Somewhat unexpectedly The Local is completely packed out beyond mere queueing and waiting for Peggy Sue & The Pirates, but there's a right row going on on the Garden Stage. Archie Bronson Outfit's hypnotic hammering is rousing enough on record, but it's clearly live that they come into their own, Sam Windett's scorching riffs and whiskey-soaked tremulous yell plus enormous bass lines underpinned by Mark Cleveland's unstoppable cyclical drum thumping ensuring a blues-punk monster has disembarked at the festival. A very different blues-soaked experience follows in Seasick Steve, whose summer of festival touring has made him a stage walkabout crowdpleaser to consolidate his feted slide stomping Mississippi hobo blues skills, even if he does break the Three Stringed Wonder two songs in.
We've already seen him this summer, so it's off to the Big Top cabaret. Almost literally, in Misty's Big Adventure's case. Misty's are one of those bands that people either hate at first sight or completely fall for, such is the nature of their screwy brass-powered upbeat psychedelic cabaret pop plus deadpan crooned hopeful/cynical lyrics plus blue facepainted dancer wearing red all-in-one outfit covered in blue rubber gloves who calls him/itself Erotic Volvo (and by the way, if any of The Twang are reading...) For us, although Grandmaster Gareth often talks up Raymond Scott, Julian Cope and Pram as influences, we're more inclined to see them as the closest thing to a Bonzo Dog Doo-Dah Band successor, presenting as our evidence Gareth's sometimes satirical (The Kids Are Radioactive), sometimes wise beyond reputation lyrics and the jazz-influenced swing behind him plus onstage unstoppableness. And Fashion Parade is surely a Noughties Can Blue Men Sing The Whites.
On leaving the Big Top, two parrots by overhead. It's fitting.
Charlie Parr is another popular favourite we seem to have missed, although the Bimble Inn was again packed out for the bluesman, so next up is another band we've seen already this summer, The Broken Family Band. While at heart they tread the same Brit-Americana path as plenty of others here, they stand out for the way they're not afraid to go one louder, packing a fuzzed up punch on their newer material that stands often uncomfortably adjacent to their slower burning dustier Will Oldham-meets-Pavement songs. Steven Adams remains one of our greatest deadpan banterers. We will go on to realise we've missed a last minute Twilight Sad show. And two semi-secret Herman Dune sets with Jack Lewis and various Wave Pictures. Again, arse.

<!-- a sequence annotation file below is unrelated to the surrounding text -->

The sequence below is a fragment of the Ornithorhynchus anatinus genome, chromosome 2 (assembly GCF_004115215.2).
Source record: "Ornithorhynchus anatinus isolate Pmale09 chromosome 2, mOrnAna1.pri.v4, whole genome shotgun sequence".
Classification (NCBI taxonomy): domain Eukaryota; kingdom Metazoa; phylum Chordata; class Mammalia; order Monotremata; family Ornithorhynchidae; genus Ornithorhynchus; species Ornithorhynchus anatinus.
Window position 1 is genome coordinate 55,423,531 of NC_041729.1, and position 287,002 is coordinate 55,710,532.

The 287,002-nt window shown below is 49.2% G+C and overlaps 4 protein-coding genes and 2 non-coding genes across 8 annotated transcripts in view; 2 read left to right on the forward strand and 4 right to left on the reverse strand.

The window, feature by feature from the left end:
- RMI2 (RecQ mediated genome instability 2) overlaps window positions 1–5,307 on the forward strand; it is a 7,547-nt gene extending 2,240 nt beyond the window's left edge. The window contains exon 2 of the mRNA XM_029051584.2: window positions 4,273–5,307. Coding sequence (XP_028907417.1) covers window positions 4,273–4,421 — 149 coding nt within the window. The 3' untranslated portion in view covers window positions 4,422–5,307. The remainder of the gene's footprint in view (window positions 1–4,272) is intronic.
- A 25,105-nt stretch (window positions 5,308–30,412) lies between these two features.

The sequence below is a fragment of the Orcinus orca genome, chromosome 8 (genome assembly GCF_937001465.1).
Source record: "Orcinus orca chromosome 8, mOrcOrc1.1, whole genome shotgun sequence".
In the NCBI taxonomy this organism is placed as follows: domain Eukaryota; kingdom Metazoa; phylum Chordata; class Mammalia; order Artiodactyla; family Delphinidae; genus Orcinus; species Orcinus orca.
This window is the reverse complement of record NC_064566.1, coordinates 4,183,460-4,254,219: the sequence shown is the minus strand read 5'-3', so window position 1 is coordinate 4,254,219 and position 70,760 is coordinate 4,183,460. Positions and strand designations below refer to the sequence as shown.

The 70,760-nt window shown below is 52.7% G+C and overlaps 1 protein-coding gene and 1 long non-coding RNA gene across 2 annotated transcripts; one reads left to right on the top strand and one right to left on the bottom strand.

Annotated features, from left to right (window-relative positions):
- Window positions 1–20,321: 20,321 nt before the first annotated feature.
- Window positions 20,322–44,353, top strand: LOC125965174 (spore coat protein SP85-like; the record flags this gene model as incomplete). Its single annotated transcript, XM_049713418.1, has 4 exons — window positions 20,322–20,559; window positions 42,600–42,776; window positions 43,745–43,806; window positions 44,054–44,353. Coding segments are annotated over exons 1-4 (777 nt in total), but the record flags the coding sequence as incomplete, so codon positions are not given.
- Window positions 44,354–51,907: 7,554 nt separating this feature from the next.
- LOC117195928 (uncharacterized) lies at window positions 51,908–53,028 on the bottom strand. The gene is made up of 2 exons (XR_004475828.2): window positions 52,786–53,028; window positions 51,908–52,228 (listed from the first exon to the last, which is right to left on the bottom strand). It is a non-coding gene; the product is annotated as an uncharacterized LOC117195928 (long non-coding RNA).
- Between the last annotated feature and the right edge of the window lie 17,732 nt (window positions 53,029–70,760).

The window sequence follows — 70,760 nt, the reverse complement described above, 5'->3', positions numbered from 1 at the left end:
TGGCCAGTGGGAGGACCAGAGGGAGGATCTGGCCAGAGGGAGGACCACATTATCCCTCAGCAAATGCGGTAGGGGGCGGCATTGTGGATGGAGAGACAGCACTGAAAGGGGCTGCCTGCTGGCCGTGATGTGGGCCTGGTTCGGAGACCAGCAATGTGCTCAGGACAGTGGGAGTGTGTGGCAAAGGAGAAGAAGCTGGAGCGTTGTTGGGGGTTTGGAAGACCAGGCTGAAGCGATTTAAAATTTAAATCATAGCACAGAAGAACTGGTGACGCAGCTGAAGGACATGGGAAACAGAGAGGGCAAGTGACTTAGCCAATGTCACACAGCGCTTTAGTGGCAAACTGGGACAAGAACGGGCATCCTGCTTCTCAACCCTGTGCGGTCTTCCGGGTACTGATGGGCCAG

Jens Lekman is running late, so Josh T Pearson, who we'd earlier seen literally observing the cigarette stall (and to be fair you can barely miss him with the world championship entrant beard and stetson) has been bumped down the Big Top's running order. Any thoughts that a timeslot further from midnight than the former Lift To Experience frontman's howling at the moon should ideally be are quashed within seconds. He hardly seems to be putting the effort in to look at him through the gathering darkness, but as his guitar rings out apocalyptically in all other respects he seems possessed, sometimes stage-whispering into his own self, sometimes with righteous preacher intensity about demons and angels. By the time his hour has finished everyone's ears have been given a full going over.
Which makes readjusting to headliners Lambchop quite a challenge. In fact they're slimmed down anyway, losing a few members and a string section, and the set chosen spends a decent period in the hushed state of the Is A Woman album. Although it does get more rousing, we can't help but think of their indoor set at Summer Sundae 2004, where the acoustics were much more favourable to this kind of thing, and while Kurt Wagner's contemplative tales do occasionally strike a chord the feeling is that Sunday outdoors is perhaps not the best place to experience their captivating peaks. Inevitably, we now learn we missed a choral Up With People prominently featuring, yes, Howe Gelb.
So let's instead finish with some West Coast-influenced Swedish pop. It's End Of The Road, it's everything you could want. Jens Lekman's new album went straight to number one in Sweden, which shows where we're going wrong (his website says it was promptly knocked off by Paul Potts, which shows where everybody's going wrong). His gorgeously written and carefully constructed songs from the heart, equal parts post-twee and lush pop, off-kilter lyrics looking askance at small town life and love captured by a strong, tight band that left just enough room for Lekman to play in. A joy throughout, and a nigh on perfect closing complement to this most already unique and accomplished of festivals.